Our research in Egypt has progressed steadily and smoothly, and we have been able to produce some notable results. Our major discoveries and achievements include the discovery of the colored staircase at the "Kom al-Samak", the discovery of some two hundred mummies in the private tomb at Shaikh 'Abd al-Qurna, the CT scanning survey of the discovered mummy and its feature restoration using a specialized computer graphics system.
However, in December 1978, Prof. Kiichi Kawamura, then the leader of the mission, and in January 1980 Prof. Tamotsu Ogata, a physical anthropologist and expert on mummies passed away. With the sad news of their sudden death, our project faced to a serious crisis. We are, therefore, delighted that despite various difficulties, the mission has continued to the present day with the support of Waseda University and a great numbers of people.
We have been continuously publishing the reports of our study and we have also made public the major results of our research through the media. Our fields in Egypt has also been pedagogically significant in providing good opportunities for young students to experience field studies and excavation methods.
The Institute of Egyptology has been carrying out several projects, including 1) Study of the private tombs on the West Bank of Luxor, 2) Research of the palace of Malqata, 3) Study of the pyramids in Abusir, 4) A survey of the Western Valley of the Kings. Different research teams have been organized to carry out these projects, each of which is expected to be completed in near future. The year 1995 was the 30th anniversary of the Egypt Archaeological Mission of Waseda University. We have now commenced our fourth decade. We would like to continue the research and hope young people will participate in our studies.
Sakuji YOSHIMURA, Director of the Institute of Egyptology, Waseda University
The Egypt Archaeological Mission of Waseda University carried out its first archaeological survey in Egypt with the excavation of the Malqata-south site in January 1972. We have sent a research party consisting of specialists of different fields, such as archaeology, physical anthropology, architecture and history every year since 1972. and we have been able to make steady progress in our research.
Egyptology, the study of the great culture of ancient Egypt, is wide-ranging and deep-rooted. Understanding the scale of this academic field, we decided to take the predynastic culture as our first excavation in the Malqata-south site on the West Bank at Luxor. Above the predynastic stratum, we discovered stratum which consisted of the remains of the Roman settlement. The excavation of the Roman settlement was undertaken three times. Along with this, a survey of the palaeolithic sites in the desert was conducted to gather a large volume of lithic implements.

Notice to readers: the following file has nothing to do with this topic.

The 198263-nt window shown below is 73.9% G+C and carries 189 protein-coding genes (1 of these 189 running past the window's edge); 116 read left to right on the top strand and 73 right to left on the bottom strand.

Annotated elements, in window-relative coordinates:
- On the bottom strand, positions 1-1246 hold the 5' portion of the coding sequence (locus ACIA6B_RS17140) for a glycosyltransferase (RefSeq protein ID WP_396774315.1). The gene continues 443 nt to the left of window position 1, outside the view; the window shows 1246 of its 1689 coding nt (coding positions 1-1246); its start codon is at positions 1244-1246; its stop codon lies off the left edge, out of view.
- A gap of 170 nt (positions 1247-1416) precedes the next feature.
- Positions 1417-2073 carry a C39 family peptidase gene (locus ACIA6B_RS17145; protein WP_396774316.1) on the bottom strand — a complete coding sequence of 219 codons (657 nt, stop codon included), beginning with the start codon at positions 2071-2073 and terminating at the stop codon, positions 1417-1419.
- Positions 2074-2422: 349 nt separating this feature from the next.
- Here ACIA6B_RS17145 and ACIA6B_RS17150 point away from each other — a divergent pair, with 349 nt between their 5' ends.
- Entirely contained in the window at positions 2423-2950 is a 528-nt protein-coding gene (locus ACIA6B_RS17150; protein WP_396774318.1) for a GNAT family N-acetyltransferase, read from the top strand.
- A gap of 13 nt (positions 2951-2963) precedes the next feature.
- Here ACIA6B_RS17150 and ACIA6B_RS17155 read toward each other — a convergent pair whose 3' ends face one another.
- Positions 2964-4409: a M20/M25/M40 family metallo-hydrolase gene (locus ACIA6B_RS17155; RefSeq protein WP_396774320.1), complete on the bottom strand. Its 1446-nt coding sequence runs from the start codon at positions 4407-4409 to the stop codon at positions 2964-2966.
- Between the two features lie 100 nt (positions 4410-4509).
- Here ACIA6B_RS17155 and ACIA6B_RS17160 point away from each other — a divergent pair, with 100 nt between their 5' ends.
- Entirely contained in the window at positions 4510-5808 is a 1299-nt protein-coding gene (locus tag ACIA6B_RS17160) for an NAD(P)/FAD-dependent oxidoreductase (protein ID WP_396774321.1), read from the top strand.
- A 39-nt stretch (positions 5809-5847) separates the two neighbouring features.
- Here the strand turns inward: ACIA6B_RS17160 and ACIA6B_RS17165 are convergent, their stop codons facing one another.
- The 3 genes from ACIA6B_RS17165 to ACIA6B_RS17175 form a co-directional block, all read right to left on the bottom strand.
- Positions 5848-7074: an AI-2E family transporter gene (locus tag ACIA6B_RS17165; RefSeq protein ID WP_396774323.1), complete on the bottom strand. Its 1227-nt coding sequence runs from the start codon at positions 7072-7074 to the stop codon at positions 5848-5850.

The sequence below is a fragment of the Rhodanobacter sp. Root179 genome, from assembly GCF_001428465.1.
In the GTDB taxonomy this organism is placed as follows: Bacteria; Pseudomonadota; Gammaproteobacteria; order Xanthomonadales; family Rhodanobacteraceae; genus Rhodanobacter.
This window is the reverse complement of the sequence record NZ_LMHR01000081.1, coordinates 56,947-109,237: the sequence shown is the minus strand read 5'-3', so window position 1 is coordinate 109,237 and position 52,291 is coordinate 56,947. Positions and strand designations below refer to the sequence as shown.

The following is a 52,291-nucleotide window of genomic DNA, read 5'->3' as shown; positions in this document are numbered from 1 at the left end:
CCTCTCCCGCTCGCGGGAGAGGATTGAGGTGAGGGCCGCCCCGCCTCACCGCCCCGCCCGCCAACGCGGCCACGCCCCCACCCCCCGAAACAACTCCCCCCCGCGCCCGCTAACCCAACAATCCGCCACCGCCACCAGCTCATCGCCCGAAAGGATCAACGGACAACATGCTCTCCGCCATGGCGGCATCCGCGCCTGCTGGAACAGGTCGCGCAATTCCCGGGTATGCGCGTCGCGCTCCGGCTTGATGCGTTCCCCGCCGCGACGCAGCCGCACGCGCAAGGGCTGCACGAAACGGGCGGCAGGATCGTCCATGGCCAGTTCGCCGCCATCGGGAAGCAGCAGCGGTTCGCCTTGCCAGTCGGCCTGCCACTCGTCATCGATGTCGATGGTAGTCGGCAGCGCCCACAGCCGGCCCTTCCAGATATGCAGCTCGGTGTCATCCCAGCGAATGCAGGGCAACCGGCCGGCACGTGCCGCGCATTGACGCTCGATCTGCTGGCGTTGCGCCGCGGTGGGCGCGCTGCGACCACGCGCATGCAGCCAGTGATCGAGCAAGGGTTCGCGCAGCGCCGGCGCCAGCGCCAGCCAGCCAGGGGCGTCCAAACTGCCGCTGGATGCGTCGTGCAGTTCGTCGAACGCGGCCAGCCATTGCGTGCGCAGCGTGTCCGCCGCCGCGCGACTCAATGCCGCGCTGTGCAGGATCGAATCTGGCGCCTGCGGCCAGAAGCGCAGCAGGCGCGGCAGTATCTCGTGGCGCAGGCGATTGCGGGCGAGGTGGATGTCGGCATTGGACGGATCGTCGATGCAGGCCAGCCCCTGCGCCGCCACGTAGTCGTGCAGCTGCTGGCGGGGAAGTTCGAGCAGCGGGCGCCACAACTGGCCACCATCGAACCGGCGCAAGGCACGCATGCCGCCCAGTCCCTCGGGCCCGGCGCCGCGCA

In the middle of January 1974, when the third season's field work was nearly at an end, a gently sloping staircase was discovered at the "Kom al-Samak" in the Malqata-south area. On the steps of the staircase, three kinds of life-sized figures of foreign captives were painted in color. A small hill, known as "Kom al-Samak" by the local people, was found to be the remains of a building constructed by Amenophis III in the 18th Dynasty. This news spread world-wide and was considered to be a universal discovery, thus urging us to make further research into the pharaonic culture. Around this time, Waseda House, our research institute and residence was built near the entrance to the Valley of the Kings and became the semipermanent base for our research project in Egypt.
Since 1980, we have been excavating and cleaning the private tombs of the New Kingdom on the West Bank of Thebes. Up to now, these projects have been carried out at al-Khokha, Shaikh 'Abd al-Qurna, and Dra' Abu al-Naga'. Together with the excavations, some comparative studies of different private tombs have been conducted in the Theban Necropolis. In 1985, we re-excavated a site at the palace of Malqata, which originally was surveyed by the Metropolitan Museum of Art in 1910-1920. During our work at the palace, we were able to collect a great numbers of fragments of mural and ceiling paintings. These proved vital for us in making comparative studies with the painted fragments from the "Kom al-Samak" at Malqata-south.
Since September l989, we have surveyed the Western Valley of the Kings. We re-cleared the royal tomb of Amenophis III (WV22) and have started our restoration program inside this royal tomb.
We started our pyramids survey project in 1987 on the Giza Plateau. This survey was unique in that it employed advanced scientific technologies, thus avoiding any sort of destruction to the site. Since 1990, we have resited our main field from Giza to Abusir.
(First drafted: 20 February 1996)
(Last revised: 25 January 2000)